However, the report emphasized that Providence is an excellent candidate for streetcars, and "officials anticipate there will be federal money for the project under the Small Starts program" according to the APTA/Rail Transit Online summary.
Streetcars originally provided public transport in Providence until 1948, when the last line was abandoned during America's Transit Devastation era.
Light Rail Now! NewsLog
12 January 2010
Boise, Idaho — Like most American urban areas, Boise was once served by a system of electric surface railways – urban streetcar lines and interurban electric railways that connected the central city with growing communities in the surrounding region.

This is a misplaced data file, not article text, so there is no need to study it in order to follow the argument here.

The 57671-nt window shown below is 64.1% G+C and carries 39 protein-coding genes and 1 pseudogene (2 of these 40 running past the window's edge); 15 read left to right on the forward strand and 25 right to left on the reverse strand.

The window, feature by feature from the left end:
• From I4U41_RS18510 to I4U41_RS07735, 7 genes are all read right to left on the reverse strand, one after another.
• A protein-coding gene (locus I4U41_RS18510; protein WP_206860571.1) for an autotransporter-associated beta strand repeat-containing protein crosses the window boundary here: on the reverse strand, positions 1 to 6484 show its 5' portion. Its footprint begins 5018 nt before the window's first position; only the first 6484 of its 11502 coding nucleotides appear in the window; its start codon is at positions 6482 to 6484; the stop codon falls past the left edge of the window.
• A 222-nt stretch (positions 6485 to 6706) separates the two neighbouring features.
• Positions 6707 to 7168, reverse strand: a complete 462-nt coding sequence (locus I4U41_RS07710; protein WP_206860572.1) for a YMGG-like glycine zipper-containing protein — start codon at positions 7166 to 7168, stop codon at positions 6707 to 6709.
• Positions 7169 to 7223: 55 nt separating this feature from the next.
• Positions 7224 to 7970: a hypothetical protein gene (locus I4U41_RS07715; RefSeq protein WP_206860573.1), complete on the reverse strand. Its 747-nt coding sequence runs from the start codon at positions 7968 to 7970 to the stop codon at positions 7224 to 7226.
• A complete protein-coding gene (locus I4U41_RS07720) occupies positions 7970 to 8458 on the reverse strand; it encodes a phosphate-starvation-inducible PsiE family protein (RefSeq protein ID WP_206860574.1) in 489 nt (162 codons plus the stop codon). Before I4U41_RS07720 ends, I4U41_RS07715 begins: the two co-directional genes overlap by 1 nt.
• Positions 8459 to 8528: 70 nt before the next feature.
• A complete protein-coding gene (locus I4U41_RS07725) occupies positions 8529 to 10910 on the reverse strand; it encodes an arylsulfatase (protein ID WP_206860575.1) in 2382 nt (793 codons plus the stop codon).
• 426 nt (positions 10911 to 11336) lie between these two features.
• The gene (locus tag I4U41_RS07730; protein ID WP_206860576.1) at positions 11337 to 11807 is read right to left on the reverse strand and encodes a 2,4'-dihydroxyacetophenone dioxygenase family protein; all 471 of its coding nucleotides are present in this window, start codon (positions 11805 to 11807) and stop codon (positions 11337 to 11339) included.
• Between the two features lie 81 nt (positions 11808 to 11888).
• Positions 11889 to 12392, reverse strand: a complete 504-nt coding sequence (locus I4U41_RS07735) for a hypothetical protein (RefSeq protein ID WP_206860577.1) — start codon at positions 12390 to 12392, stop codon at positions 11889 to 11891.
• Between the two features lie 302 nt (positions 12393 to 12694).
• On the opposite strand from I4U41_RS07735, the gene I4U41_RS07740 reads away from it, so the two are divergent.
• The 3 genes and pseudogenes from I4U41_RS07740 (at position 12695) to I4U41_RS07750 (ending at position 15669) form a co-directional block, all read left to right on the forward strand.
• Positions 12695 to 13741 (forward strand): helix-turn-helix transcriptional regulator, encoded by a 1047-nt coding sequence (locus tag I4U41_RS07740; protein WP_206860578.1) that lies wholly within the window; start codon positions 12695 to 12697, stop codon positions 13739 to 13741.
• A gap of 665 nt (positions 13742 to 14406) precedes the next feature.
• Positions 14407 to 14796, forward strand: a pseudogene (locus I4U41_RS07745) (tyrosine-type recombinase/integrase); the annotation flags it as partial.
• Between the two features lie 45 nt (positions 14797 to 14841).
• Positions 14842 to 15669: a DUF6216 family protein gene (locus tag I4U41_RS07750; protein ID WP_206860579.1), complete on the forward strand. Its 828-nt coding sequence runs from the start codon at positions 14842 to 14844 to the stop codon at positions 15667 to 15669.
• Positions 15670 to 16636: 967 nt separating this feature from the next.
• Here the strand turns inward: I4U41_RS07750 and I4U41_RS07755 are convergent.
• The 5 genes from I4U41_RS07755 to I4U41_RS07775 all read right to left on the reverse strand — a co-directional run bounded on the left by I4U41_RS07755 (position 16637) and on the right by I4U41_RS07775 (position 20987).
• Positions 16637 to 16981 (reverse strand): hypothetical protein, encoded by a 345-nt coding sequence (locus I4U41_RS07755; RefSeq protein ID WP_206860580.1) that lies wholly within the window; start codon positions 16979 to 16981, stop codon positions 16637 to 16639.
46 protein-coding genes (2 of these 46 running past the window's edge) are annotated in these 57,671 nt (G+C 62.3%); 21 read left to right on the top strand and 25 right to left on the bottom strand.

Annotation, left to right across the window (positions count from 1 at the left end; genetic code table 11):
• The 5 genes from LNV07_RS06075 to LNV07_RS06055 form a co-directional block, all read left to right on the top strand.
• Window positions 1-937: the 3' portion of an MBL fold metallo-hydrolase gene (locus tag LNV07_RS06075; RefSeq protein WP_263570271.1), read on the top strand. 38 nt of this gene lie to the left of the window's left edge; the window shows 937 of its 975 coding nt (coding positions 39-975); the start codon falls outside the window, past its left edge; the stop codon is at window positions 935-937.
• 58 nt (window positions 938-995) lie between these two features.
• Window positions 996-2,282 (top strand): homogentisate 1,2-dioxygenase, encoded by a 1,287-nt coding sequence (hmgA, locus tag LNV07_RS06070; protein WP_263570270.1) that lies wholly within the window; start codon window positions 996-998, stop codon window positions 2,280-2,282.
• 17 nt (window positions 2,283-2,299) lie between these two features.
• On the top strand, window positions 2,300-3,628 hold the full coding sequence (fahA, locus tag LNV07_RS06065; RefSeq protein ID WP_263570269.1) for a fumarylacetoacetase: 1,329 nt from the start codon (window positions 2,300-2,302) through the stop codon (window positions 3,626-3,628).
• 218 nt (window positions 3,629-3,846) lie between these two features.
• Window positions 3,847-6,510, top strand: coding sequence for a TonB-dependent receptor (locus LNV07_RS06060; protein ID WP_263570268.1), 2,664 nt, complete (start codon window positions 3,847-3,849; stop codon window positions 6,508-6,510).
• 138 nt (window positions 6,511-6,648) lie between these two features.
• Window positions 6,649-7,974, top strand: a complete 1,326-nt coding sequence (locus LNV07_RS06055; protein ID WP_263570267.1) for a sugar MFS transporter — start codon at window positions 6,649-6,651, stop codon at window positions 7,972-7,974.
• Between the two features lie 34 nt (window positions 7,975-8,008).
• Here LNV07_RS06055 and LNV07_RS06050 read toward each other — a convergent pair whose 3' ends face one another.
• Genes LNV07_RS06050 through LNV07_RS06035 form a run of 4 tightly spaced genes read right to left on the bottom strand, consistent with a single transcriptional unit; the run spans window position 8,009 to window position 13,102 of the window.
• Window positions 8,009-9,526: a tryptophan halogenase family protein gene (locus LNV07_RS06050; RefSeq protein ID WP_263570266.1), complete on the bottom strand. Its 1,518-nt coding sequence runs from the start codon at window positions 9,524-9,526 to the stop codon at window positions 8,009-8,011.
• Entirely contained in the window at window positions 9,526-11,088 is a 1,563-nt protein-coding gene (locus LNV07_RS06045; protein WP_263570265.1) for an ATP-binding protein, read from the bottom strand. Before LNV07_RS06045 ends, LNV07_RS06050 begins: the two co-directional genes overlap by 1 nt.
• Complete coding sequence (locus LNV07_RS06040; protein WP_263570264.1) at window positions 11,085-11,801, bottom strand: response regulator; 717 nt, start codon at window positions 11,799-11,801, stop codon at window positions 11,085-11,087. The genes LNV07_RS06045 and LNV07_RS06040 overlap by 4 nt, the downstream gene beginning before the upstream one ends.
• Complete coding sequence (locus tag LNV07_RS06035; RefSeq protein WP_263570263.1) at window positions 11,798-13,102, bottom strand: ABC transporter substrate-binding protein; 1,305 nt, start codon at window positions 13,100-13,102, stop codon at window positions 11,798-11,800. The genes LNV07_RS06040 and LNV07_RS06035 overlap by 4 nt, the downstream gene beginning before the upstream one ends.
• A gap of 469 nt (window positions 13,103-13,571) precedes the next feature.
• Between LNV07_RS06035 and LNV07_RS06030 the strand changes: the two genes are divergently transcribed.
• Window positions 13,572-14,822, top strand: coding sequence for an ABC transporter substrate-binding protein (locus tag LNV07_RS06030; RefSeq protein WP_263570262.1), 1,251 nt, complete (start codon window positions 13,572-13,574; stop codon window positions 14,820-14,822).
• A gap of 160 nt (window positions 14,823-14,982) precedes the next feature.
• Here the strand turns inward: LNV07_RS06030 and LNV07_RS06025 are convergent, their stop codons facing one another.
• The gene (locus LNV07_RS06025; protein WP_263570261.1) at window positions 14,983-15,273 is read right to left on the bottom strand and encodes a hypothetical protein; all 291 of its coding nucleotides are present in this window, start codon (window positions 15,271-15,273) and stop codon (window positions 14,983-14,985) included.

But by the late 1920s, all of that had disappeared – a victim of the public policy commitment to private motor vehicle development that characterized the Transit Devastation era.
Now, in the 21st century, could at least a small segment of that former electric railway service return to Boise?
The City of Boise is proposing to install an electric streetcar operation (a form of light rail transit) along a 2.6-mile (4.2-km), 15-block east-west downtown loop from St. Luke's Medical Center to 15th Street along Main and Idaho Streets (see map, below). The projected cost is $60 million, not including the purchase of three streetcars, and the city has applied for a federal grant for $40 million under the Transportation Investment Generating Economic Recovery (TIGER) program. [Idaho Statesman, 5 Nov. 2009]. If the city receives the federal money, it will take about two years before the new system will be completed.